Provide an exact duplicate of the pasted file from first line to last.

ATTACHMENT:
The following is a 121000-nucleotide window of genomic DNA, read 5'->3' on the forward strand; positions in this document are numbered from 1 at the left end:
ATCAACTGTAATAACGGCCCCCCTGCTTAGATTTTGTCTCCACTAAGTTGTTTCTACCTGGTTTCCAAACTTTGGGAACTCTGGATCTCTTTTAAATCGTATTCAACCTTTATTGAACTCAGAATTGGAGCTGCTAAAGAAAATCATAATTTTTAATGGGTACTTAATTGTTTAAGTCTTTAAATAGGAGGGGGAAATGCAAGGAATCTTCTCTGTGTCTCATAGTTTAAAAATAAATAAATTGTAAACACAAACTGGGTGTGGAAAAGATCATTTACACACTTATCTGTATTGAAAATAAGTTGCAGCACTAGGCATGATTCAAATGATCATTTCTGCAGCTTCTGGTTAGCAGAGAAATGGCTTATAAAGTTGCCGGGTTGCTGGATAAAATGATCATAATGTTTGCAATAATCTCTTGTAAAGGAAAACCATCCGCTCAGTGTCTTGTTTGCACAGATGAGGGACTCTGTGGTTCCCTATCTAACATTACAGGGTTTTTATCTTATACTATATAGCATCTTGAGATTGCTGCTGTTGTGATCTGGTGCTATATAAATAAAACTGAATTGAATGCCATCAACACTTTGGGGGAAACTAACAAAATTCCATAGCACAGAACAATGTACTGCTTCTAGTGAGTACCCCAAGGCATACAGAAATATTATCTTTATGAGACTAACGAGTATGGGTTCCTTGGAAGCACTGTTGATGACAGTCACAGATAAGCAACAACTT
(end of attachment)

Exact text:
The following is a 121000-nucleotide window of genomic DNA, read 5'->3' on the forward strand; positions in this document are numbered from 1 at the left end:
ATCAACTGTAATAACGGCCCCCCTGCTTAGATTTTGTCTCCACTAAGTTGTTTCTACCTGGTTTCCAAACTTTGGGAACTCTGGATCTCTTTTAAATCGTATTCAACCTTTATTGAACTCAGAATTGGAGCTGCTAAAGAAAATCATAATTTTTAATGGGTACTTAATTGTTTAAGTCTTTAAATAGGAGGGGGAAATGCAAGGAATCTTCTCTGTGTCTCATAGTTTAAAAATAAATAAATTGTAAACACAAACTGGGTGTGGAAAAGATCATTTACACACTTATCTGTATTGAAAATAAGTTGCAGCACTAGGCATGATTCAAATGATCATTTCTGCAGCTTCTGGTTAGCAGAGAAATGGCTTATAAAGTTGCCGGGTTGCTGGATAAAATGATCATAATGTTTGCAATAATCTCTTGTAAAGGAAAACCATCCGCTCAGTGTCTTGTTTGCACAGATGAGGGACTCTGTGGTTCCCTATCTAACATTACAGGGTTTTTATCTTATACTATATAGCATCTTGAGATTGCTGCTGTTGTGATCTGGTGCTATATAAATAAAACTGAATTGAATGCCATCAACACTTTGGGGGAAACTAACAAAATTCCATAGCACAGAACAATGTACTGCTTCTAGTGAGTACCCCAAGGCATACAGAAATATTATCTTTATGAGACTAACGAGTATGGGTTCCTTGGAAGCACTGTTGATGACAGTCACAGATAAGCAACAACTT